of paramount importance; adherence to treatment is
What can we do?
Reduce expressed emotions like criticism, hostility and
over-involvement. Encourage-ment, praise for desired behaviors,
increase social support, inculcate hobbies, reduce burden of
studies thereby minimize stress, try to make them independent.
What is the future of my child?
With long term treatment, full recovery is possible. With timely
help, many youth grow up to lead healthy, productive lives.
The key point to remember is that psychosis and
schizophrenia occurring in children and adolescents have poor outcome
.The best way to minimize its impact is early identification and
treatment. While relapses may occur from time to time, the effects of a
psychotic episode are decreased if symptoms are identified within the
first six months of onset. There is research evidence to suggest better
course and outcome of schizophrenia in developing countries as compared
to developed countries .
High levels of parental involvement (parental
understanding of their children’s problems, and parental knowledge of
their children’s free-time activities) is associated with decreased
outcome of poor mental health in India’s Nationally representative
global survey done on 6721 school going adolescents in 2007
.Traditionally, in India, the responsibility of care and protection
of children is provided by the families and the communities. Both the
prevention and promotion of child mental health in a country with low
socio-economic status can be achieved by supporting parenting .
Authoritative parenting and parental warmth, especially in Indian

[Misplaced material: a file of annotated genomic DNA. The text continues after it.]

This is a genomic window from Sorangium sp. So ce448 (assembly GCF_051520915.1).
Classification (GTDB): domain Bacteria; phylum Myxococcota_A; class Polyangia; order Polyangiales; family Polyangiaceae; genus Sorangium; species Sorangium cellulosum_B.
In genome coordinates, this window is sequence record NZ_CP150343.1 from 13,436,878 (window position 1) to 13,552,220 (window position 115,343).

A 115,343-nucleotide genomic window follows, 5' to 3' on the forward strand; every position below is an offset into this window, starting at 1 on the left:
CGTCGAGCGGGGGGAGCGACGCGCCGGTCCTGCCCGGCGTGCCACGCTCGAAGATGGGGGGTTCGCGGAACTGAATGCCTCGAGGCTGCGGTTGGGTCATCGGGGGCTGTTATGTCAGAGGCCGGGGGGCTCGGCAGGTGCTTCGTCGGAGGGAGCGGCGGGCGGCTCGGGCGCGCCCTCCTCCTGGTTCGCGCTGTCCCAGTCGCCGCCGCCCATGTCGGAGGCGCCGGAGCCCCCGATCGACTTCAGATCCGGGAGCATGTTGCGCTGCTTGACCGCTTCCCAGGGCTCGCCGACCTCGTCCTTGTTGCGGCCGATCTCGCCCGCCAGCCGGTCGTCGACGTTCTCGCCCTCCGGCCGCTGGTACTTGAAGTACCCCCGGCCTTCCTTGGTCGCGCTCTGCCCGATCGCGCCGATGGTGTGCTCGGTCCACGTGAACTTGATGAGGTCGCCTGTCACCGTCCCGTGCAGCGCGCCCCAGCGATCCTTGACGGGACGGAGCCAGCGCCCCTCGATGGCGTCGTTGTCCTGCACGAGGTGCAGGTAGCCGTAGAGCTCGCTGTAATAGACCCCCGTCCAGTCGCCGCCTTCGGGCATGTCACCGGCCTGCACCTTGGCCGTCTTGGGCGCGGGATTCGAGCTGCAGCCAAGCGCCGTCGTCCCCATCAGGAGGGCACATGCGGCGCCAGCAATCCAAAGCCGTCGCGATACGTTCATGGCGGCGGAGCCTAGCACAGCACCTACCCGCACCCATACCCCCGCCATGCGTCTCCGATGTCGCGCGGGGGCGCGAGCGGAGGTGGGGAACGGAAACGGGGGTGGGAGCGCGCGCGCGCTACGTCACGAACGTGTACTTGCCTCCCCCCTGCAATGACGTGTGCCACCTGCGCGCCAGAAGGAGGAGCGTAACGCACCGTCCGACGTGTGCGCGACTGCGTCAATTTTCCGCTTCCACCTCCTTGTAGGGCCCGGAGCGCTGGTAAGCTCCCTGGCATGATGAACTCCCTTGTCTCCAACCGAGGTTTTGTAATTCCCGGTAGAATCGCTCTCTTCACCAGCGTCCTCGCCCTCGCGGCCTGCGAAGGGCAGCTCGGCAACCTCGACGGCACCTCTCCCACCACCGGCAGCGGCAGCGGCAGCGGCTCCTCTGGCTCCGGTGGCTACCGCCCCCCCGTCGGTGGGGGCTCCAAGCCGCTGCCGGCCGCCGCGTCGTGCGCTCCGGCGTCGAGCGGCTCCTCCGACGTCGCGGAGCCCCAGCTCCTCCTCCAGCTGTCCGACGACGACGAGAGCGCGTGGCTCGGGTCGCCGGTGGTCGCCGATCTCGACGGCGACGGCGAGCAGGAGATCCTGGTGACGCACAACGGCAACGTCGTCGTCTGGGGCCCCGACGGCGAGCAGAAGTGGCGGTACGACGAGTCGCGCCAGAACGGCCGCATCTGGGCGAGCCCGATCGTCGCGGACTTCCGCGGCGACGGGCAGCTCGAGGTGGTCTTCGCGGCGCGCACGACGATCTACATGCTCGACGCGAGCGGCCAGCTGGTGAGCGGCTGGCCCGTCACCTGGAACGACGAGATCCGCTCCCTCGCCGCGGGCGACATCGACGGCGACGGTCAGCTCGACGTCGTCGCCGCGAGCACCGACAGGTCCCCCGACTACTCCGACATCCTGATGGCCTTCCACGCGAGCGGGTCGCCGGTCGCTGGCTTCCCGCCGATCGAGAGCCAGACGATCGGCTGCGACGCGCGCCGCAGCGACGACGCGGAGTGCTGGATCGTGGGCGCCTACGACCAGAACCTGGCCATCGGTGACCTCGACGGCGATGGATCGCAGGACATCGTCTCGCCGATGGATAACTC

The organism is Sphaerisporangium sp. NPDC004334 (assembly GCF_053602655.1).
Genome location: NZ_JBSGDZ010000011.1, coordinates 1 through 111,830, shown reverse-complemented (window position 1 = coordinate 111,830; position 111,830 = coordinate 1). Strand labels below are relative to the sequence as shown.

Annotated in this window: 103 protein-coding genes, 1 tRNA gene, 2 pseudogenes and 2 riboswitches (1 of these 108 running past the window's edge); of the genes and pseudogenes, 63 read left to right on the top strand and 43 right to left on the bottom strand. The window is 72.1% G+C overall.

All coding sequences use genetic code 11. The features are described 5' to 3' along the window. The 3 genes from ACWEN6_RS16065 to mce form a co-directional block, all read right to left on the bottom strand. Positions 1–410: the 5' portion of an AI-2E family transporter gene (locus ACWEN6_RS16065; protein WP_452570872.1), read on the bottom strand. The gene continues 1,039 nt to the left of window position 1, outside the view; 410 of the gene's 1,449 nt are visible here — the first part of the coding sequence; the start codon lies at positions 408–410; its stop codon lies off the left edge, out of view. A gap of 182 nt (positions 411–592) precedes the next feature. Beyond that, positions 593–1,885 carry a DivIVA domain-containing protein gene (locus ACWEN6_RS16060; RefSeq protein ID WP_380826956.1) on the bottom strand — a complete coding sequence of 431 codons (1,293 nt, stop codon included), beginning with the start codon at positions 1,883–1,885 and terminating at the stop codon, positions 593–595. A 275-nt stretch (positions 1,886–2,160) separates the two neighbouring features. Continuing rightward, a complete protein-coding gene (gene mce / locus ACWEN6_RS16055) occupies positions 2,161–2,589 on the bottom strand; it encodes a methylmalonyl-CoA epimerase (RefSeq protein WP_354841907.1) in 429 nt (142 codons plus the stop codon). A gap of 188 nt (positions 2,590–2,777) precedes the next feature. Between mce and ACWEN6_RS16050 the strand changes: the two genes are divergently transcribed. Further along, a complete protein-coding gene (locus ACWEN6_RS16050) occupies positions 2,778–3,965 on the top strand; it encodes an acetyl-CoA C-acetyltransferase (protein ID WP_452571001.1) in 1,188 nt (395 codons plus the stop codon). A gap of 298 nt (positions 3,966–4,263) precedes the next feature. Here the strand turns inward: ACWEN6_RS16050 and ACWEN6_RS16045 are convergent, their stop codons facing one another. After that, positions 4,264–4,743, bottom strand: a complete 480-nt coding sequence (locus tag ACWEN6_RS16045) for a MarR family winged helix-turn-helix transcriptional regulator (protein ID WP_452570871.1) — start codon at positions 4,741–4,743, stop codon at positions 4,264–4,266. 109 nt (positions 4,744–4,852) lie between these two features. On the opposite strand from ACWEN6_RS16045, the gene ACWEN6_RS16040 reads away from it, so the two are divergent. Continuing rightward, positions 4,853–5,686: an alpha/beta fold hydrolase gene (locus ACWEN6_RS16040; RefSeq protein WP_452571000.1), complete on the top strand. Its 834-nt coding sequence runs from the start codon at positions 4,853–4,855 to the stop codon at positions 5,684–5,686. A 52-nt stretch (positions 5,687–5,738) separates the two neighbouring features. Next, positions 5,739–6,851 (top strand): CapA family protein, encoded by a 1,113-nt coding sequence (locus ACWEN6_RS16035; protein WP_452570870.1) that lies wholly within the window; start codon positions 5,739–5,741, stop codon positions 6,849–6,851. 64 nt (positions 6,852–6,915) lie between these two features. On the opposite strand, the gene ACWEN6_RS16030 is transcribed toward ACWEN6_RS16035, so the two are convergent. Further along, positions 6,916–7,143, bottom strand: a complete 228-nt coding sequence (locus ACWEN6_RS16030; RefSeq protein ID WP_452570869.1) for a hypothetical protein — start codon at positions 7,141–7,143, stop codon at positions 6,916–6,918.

families, are the most adaptive parenting styles that act as protective
factors for the development of psychopathology and positive adjustment
among adolescents . Health education of parents and parental
counseling play a key role in early intervention and promotion of
positive mental health of children and adolescents .
Child and adolescent mental health services are
hardly available in a low income country like India. The need for the
hour is to strengthen the mental health services through innovative
strategies that are cost-effective. Awareness, early identification and
effective parenting of pediatric psychosis may help bridge the wide gap
that exists between scarce skilled mental health professionals,
inefficient resources, and large population of children and adolescents
in developing countries.
Contributors: SS: literature search, designed and
prepared the initial draft; IS: conceived, designed, revised the draft;
MSB: designed, revised the draft. All authors approved the final
version. All authors agree to be accountable for all aspects of the
Funding: None; Competing interests: None